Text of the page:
# Is there a smart way to combine Cox survival analysis on a nested experimental design?

I have a study that ran a fairly simple survival experiment (control group, treatmentA and treatmentB), but was run under 3 different temperature conditions (10C, 30C, 35C). So i have 9 groups of individuals in total. I can run a survival analysis (coxph in R) within a particular temperature to see if my treatments influence survival, and i can run a survival analysis within a treatment type comparing across temperatures to see how temperature may influence survival.

What i would like to do is look overall at all 9 groups together (6 if you dont count the control/reference groups) rather than just 3 at once.

My limited experience brought me to thinking about running the 3 separate 'within temperature' models then pulling out the hazard ratios for each temp*treatment and comparing them visually - but are there better ways to do this?

When i look at the effect of temperature on the 3 control groups, it does seem to make a difference so i guess im needing to make sure each temperature control group is used as a reference for the corresponding treatment groups.

Any ideas of things to try or read would be welcome.

i considered using something like metafor to effectively treat it as a meta analysis of 3 studies but that seem to use the global outputs rather than the HRs from each treatment.

The trick here is to include interaction terms that cover each combination of treatment and temperature. You have to be careful in interpreting the coefficients returned by the analysis, but you will generally do much better with a combined analysis, taking advantage of all your data, than with separate analyses.

In R, you could simply write the model as:

coxph(Surv(time, status) ~ treatment * temperature


and the software will automatically generate all the implied coefficients. Specify the control group as the reference for the treatment categorical predictor. For temperature, code it as a 3-level categorical predictor, or keep it as numeric if you think that the log-hazard is linearly related to temperature.

If you code temperature as categorical with 10C as the reference, you will get the following coefficients:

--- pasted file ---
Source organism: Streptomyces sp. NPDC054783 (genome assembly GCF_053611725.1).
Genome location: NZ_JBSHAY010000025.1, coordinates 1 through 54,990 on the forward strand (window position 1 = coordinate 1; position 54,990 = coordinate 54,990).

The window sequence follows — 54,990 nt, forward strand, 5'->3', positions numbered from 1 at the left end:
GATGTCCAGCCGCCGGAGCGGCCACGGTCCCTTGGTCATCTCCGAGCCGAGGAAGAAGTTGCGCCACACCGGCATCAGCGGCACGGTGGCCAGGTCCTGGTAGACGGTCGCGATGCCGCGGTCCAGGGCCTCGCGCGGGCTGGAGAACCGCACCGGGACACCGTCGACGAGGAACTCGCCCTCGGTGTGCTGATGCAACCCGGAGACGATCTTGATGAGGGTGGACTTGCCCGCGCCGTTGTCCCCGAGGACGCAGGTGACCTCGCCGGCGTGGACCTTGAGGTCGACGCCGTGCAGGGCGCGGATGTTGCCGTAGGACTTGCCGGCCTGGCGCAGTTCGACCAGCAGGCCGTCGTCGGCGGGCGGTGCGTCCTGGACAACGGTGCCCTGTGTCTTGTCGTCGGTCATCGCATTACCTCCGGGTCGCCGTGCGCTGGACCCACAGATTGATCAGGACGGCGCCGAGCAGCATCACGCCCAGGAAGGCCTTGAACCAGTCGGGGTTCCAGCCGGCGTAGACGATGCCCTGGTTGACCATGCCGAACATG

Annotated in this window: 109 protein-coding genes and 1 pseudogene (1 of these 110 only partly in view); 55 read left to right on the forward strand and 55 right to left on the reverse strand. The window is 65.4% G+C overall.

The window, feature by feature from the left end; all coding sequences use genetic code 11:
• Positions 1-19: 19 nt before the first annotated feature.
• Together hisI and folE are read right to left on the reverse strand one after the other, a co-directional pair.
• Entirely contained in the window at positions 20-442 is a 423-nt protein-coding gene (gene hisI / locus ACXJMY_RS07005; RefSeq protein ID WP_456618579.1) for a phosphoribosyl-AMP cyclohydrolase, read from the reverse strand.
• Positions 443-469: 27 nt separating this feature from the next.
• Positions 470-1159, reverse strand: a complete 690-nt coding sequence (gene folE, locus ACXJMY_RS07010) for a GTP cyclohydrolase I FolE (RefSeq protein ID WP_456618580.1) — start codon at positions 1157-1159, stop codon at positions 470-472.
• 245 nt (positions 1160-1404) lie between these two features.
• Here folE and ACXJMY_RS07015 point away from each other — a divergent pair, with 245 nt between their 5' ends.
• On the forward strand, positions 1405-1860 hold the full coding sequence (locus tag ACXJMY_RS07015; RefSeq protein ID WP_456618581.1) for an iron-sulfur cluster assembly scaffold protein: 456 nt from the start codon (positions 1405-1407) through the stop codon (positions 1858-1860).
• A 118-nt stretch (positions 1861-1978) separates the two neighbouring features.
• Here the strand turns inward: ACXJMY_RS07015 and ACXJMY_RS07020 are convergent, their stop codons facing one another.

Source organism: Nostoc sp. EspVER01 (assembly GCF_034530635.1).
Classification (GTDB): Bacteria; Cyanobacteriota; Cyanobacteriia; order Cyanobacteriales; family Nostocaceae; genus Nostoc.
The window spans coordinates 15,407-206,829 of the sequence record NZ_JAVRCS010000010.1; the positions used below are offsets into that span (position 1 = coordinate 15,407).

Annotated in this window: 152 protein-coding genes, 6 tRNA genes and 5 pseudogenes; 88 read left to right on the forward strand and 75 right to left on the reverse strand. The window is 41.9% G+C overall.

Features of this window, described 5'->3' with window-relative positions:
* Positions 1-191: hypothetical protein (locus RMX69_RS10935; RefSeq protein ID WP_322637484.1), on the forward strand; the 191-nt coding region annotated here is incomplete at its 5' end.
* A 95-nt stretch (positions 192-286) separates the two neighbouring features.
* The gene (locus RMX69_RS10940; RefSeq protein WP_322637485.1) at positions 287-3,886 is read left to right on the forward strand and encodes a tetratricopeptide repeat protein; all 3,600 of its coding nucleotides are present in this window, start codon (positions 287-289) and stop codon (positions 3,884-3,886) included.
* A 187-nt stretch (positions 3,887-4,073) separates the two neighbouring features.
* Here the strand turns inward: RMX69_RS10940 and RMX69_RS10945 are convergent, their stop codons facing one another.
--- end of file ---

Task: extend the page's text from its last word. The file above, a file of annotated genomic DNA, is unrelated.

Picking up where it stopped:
treatmentA and treatment B are their log-hazard differences from control at 10C.

temperature30C and temperature35C are the log-hazard differences from 10C under control conditions.

The interaction coefficients treatmentA:temperature30C, treatmentA:temperature35C,treatmentB:temperature30C, and treatmentB:temperature35C represent the further log-hazard differences under those conditions from what you would get by simply adding the corresponding treatment and temperature coefficients.

So that in principle gives you all 8 differences in log-hazard (or hazard ratios, after exponentiation) from the baseline situation (control at 10C), by combining the coefficient values and their estimated errors appropriately. The emmeans and rms packages in R can help with converting the regression coefficients into estimates for specific conditions.

If you can treat temperature as a continuous numeric predictor linearly related to log-hazard things might be a bit simpler. To simplify interpreting the coefficients, subtract 10 from all of your temperatures, because by default the baseline conditions are reported with continuous predictors set at values of 0.

With a linear treatment of temperature, the coefficients for treatmentA and treatment B would be interpreted as above (at 10C). There would be a single temperature coefficient representing the change in log-hazard per degree under control conditions, and two interaction coefficients, treatmentA:temperature and treatmentB:temperature, representing the differences from the control temperature coefficient under those treatments.

Including interactions should work well if your study has enough events. You can evaluate the significance of the interaction terms; if they aren't significant then there's no evidence that the effect of treatment differs with temperature (or vice-versa) and you might simplify the model with simple additive treatment and temperature terms.

There's nothing specific to Cox regression modeling here except for the baseline hazard conceptually replacing the intercept of a linear regression model and the requirement to check that the proportional hazards assumption is met. So if you are confused by how to interpret coefficients when there are interaction terms, any reputable statistics text or many questions taged interaction on this site should help.